A very low baseline implies a long way to go. One group of investors expected to fill this gap are pension funds. Again, tempering expectations here is warranted. Australian and Canadian pension funds are the most active in infrastructure investment, at about 10 percent allocation of their portfolio—1 to 3 percent is the norm in OECD countries. These are not billions to trillions numbers and it will not change overnight. As Chris Humphrey at ODI notes, “institutional investors are only interested in infrastructure to the extent that it meets a specific risk/return profile, and this applies only to ‘a small subset of the universe of real infrastructure assets.’” Projects in power, telecommunications, and ports sectors do attract private investment, but the infrastructure required in most fragile states—roads and water—have struggled to attract any investment.
Take Liberia, for example, where I served as minister of public works from December 2014 to January of this year. In 2013, as part of the Millennium Challenge Corporation (MCC) Compact preparation, a rigorous diagnostic survey, “Liberia Constraints Analysis,” was conducted to find the binding constraint to economic growth. The evidence reviewed via the application of growth diagnostics principles suggests there are two binding constraints to investment growth in Liberia: the absence of a reliable and affordable supply of electricity, and the dilapidation of a significant portion of the country’s primary road network. Liberia presented a road project to MCC, but MCC did not approve the project because it could not scale the baseline internal rate of return to justify the investment. This captures some of the difficulty in attracting any private money for infrastructure in countries that share Liberia’s characteristics, such as the Gambia, Sierra Leone, South Sudan, and Niger.
There must be clearer distinctions between emerging markets and developing countries (EMDCs) so that targeted interventions are effective. Some emerging economies are approaching OECD levels in the sophistication of their financial sector, size of their pension funds, and attractiveness of their public infrastructure. Not so for fragile, low-income economies. As Nancy Lee writes, “the evidence, especially from fragile and conflict-affected states, suggests that a one-size-fits-all approach does not address the distinct challenges of investing in poor and fragile economies.”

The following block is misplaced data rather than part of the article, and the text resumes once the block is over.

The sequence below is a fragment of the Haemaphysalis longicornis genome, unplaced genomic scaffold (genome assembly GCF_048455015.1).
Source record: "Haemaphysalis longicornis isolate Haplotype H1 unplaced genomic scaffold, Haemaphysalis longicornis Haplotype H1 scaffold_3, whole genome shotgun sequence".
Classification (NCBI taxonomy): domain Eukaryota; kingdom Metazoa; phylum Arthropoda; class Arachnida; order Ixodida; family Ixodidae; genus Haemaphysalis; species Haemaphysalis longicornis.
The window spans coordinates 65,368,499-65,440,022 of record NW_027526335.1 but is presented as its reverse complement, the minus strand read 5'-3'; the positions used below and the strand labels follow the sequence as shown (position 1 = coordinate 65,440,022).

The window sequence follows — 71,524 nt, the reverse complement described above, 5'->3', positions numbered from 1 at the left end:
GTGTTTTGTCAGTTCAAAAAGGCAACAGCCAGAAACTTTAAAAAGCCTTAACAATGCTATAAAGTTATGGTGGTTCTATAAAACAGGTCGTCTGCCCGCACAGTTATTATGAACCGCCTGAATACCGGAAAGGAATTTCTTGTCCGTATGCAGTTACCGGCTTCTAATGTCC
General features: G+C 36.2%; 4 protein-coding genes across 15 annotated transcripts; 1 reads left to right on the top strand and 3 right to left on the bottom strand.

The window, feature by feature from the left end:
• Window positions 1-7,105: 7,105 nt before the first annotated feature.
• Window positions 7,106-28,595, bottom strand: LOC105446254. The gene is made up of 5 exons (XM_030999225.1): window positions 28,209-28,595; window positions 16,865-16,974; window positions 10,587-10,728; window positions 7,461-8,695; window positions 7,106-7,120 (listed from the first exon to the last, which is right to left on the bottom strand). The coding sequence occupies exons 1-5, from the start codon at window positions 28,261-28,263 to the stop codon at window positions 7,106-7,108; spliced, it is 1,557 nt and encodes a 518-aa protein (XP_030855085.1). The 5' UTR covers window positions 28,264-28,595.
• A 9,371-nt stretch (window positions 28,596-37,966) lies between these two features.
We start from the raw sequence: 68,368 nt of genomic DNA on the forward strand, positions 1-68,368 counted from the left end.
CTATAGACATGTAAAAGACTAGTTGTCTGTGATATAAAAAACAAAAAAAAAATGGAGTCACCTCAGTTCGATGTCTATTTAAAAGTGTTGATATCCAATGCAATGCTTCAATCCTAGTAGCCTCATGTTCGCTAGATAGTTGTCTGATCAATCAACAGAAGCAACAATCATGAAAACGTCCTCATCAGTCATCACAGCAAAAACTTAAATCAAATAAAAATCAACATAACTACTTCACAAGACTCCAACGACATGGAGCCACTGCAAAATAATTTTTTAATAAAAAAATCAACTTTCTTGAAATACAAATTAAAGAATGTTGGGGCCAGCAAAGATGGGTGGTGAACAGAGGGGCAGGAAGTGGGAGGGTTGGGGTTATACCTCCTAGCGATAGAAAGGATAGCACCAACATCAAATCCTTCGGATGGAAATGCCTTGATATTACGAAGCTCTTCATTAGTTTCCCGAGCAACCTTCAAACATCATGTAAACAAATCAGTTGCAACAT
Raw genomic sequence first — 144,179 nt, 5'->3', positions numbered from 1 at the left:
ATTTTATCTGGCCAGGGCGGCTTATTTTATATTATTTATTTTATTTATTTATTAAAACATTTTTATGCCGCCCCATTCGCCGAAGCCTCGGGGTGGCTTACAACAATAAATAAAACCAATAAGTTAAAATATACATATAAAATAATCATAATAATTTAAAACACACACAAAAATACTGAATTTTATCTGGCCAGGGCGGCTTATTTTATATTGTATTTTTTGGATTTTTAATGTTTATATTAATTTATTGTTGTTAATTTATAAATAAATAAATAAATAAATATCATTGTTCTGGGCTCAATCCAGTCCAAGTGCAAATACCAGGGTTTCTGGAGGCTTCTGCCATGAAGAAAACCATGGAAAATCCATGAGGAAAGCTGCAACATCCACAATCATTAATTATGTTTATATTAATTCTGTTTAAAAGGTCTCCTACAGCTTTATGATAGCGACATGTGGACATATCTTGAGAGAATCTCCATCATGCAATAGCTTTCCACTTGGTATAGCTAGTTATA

A significant portion of basic infrastructure required in these poor and fragile economies will not deliver the return on investment that would attract wealth managers to invest billions there. For example, the Sahel faces imminent food crises because, on top of late rains, there is a lack of government investment in infrastructure. I struggle to imagine how basic infrastructure projects in some of the affected countries—Mali, Niger, Chad, and Burkina Faso—would attract private money. And the record on private investment in infrastructure bears this out. Again, Chris Humphreys writes, “the vast majority of private infrastructure finance in EMDCs is directed towards a handful of large middle-income countries, leaving the rest—which face the largest infrastructure deficits—with only scraps.” Even worse than that, Humphreys quotes a study that shows “only 24 out of the world’s poorest 56 countries had a single infrastructure project with private investment in the five years between 2011 and 2015, and one country (Laos) accounted for one third of the total.”
The scale of the infrastructure gap, and global demographic and climatic trends, mean that the scope of public investment in infrastructure will remain limited. We need the private sector. But our enthusiasm here needs to be tempered by reality, and we need to expand the conversation to include the poorest countries with the greatest infrastructure needs, who will not attract private funding. Currently that’s not happening.
I’ll be fleshing out these themes and recommendations in subsequent posts. Stay tuned.